The virus particles sediment as three main components in sucrose density gradients: middle (M), bottom (B) and nB (Fig.4) (S. Toriyama, 1982a, 1982b). However, M component can be partially separated into two components, M1 and M2 (Ishikawa, Omura & Tsuchizaki, 1989b). A 'top component' also occurs but consists of degraded particles (S. Toriyama, 1982a).

Sedimentation coefficients (s20,w), determined on a preparation with A260=10: 72 S (M) (Koganezawa, 1977): 65 S (M), 80 S (B) and 98 S (nB) (S. Toriyama, unpublished data).

A260/A280: 1.49, determined on an unfractionated preparation (Koganezawa, Doi & Yora, 1975).

Absorbance at 260 nm (1 mg/ml, 1 cm light path): 4.4, determined on an unfractionated preparation; not corrected for light-scattering (S. Toriyama, unpublished data).

Buoyant density in caesium chloride: 1.282 g/cm3. This single component contains all the components that separate in sucrose density gradients (S.Toriyama, unpublished data).

Isoelectric point: particles precipitate at around pH 4.5 (S. Toriyama, unpublished data).

Particle Structure

The virus was formerly thought to have spherical particles (Koganezawa et al., 1975; Saito, 1977) but it is now known that the particles are basically filamentous, although they are frequently observed as apparently branched and other pleomorphic structures (Fig.5) (Koganezawa et al., 1975; S. Toriyama, 1982b). The modal length of circular filaments found in the MI, M2, B and nB centrifugal components was 510, 610, 840 and 2110 nm, respectively (Ishikawa, Omura & Hibino, 1989a). The viral structure is extremely fragile and readily unfolded. The branched appearance is caused by supercoiling: completely unfolded particles possess a helical structure 3 nm wide which in turn forms secondary coils about 8 nm wide (S. Toriyama, 1982b) (Fig.5, Fig.6, Fig.7). These unfolded pleomorphic particles folded to form stiff rod-like particles, 8 nm wide and/or circular filaments under high salt conditions (S. Toriyama et al., 1994b).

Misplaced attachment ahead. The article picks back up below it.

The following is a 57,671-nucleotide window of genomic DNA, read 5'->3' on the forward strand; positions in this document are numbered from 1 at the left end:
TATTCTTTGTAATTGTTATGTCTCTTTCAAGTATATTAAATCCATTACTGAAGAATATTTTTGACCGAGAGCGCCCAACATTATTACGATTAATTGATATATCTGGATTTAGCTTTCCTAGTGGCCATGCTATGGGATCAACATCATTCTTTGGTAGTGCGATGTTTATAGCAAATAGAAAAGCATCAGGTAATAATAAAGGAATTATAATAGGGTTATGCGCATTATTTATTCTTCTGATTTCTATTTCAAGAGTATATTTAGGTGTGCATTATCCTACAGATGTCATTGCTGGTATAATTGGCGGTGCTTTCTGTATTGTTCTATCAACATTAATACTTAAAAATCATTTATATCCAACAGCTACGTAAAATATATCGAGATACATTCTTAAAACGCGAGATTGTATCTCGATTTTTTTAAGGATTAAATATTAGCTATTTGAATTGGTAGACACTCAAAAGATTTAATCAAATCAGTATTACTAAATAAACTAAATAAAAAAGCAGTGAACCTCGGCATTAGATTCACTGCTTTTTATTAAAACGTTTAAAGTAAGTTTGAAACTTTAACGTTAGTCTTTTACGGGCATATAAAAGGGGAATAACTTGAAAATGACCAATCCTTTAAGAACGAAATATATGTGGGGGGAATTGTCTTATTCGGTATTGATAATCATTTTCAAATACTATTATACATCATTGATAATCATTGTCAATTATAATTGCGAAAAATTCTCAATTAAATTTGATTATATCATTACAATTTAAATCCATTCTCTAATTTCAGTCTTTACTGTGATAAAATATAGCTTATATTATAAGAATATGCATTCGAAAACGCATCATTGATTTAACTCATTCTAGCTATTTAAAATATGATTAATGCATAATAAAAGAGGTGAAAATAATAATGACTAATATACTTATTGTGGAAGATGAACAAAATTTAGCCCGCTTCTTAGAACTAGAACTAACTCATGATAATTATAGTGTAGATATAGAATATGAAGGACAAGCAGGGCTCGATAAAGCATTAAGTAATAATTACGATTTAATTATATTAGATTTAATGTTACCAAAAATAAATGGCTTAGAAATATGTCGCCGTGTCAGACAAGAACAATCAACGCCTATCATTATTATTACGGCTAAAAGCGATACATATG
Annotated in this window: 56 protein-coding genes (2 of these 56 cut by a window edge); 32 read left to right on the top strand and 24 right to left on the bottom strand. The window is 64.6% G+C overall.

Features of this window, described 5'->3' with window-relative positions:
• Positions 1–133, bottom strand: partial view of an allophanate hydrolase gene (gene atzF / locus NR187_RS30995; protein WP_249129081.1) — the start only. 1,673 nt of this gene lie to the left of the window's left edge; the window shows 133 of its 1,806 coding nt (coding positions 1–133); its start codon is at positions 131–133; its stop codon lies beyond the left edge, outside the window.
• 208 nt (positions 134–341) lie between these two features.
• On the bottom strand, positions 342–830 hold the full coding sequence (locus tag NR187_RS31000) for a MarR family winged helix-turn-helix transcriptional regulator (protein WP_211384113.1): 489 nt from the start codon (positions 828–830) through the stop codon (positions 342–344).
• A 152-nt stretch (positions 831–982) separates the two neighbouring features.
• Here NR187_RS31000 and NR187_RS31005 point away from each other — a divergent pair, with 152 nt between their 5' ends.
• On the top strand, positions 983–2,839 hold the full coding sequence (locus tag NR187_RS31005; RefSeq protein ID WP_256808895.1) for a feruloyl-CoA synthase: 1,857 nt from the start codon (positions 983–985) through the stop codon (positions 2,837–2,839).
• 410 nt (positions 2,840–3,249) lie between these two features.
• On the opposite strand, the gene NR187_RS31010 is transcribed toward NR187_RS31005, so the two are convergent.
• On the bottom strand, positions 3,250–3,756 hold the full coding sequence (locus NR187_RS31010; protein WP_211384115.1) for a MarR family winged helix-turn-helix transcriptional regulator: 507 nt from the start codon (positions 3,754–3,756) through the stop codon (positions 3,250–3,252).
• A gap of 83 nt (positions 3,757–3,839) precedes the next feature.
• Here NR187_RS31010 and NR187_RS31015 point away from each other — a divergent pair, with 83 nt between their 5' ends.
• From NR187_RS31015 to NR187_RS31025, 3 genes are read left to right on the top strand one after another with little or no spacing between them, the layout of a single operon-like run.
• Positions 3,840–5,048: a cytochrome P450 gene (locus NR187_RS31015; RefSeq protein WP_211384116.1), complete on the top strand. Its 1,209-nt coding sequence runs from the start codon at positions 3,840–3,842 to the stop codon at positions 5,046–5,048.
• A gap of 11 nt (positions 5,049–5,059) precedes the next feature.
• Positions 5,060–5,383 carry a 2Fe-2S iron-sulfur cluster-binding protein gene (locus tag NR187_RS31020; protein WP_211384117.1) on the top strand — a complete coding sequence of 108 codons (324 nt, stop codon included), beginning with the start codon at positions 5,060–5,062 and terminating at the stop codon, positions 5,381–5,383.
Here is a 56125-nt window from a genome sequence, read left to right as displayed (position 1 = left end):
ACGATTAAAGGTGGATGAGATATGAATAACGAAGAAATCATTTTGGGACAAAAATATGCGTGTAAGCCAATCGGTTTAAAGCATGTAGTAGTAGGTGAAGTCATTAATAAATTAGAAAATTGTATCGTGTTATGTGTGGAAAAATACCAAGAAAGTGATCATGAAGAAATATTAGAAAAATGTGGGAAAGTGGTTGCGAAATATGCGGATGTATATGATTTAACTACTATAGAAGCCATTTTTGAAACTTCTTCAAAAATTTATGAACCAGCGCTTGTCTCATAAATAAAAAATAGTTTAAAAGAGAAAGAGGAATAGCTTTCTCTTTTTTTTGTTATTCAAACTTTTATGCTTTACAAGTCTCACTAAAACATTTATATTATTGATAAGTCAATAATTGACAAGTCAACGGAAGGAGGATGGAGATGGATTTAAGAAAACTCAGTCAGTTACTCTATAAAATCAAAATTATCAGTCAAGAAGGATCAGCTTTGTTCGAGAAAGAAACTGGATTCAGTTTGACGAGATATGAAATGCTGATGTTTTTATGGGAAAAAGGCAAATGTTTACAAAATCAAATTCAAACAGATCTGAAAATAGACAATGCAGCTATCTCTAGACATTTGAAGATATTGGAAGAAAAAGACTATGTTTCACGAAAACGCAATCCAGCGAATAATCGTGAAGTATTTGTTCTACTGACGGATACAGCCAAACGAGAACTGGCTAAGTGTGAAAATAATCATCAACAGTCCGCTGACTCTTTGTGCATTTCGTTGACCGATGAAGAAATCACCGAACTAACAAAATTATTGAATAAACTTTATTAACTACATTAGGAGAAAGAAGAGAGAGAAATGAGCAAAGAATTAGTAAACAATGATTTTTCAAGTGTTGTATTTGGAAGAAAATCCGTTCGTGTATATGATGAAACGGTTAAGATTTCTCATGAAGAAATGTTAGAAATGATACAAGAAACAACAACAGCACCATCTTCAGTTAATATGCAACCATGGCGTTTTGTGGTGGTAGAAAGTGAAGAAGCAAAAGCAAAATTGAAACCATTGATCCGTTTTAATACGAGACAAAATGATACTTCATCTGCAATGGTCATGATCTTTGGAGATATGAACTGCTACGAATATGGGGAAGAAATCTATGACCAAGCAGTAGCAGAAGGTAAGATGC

Particle Composition

Nucleic acid: ssRNA (S. Toriyama, 1982a, 1982b). However, dsRNAs containing the sequence of viral ssRNAs are also detected in agarose gel electrophoresis (S. Toriyama & Watanabe, 1989; Ishikawa et al., 1989b). The two smallest RNAs, RNA-3 and RNA-4, occur in M component (which, as mentioned above, is a mixture of two components, M1 and M2), and RNA-2 occurs in B component. The nB component contains RNAs 2 to 4 together with the largest RNA, RNA-1, and only this nB component is infectious (Fig.8) (S. Toriyama, 1982a, 1982b). The RNA constitutes about 12% of the particle weight, as judged by the A260/A280 value of purified preparations. The three RNA species from M and B components are linear molecules about 0.7-1.0 m long (S. Toriyama, 1982a).

Protein: One species of nucleocapsid protein, of 32 KDa (Koganezawa, 1977; S. Toriyama, 1982a). The sequence of 322 amino acid residues is available in the database accession numbers, D01094 and X53563 (Kakutani et al., 1991; Zhu et al., 1991). A minor, but large molecular weight protein, RNA-dependent RNA polymerase, is also associated with viral particles (S. Toriyama, 1986), and the amino acid sequence is available (database accession number D31879) (S. Toriyama et al., 1994).

Other components: No significant amounts of lipid or polyamine are found in purified preparations (S. Toriyama, unpublished data).

Genome Properties

Database accession numbers of the genome: RNA-1, D31879; RNA-2, D13176 and D13787; RNA-3, X53563, D01094 and Y11095 (China); RNA-4, D01039, D10979 and Y11096 (China). The sequences of about 20 bases at the 5'- and 3'-termini of each RNA are almost complementary to each other: ten nucleotides of these termini are identical among RNAs 1 to 4, except for one base change in RNA-1 (M. Takahashi et al., 1990).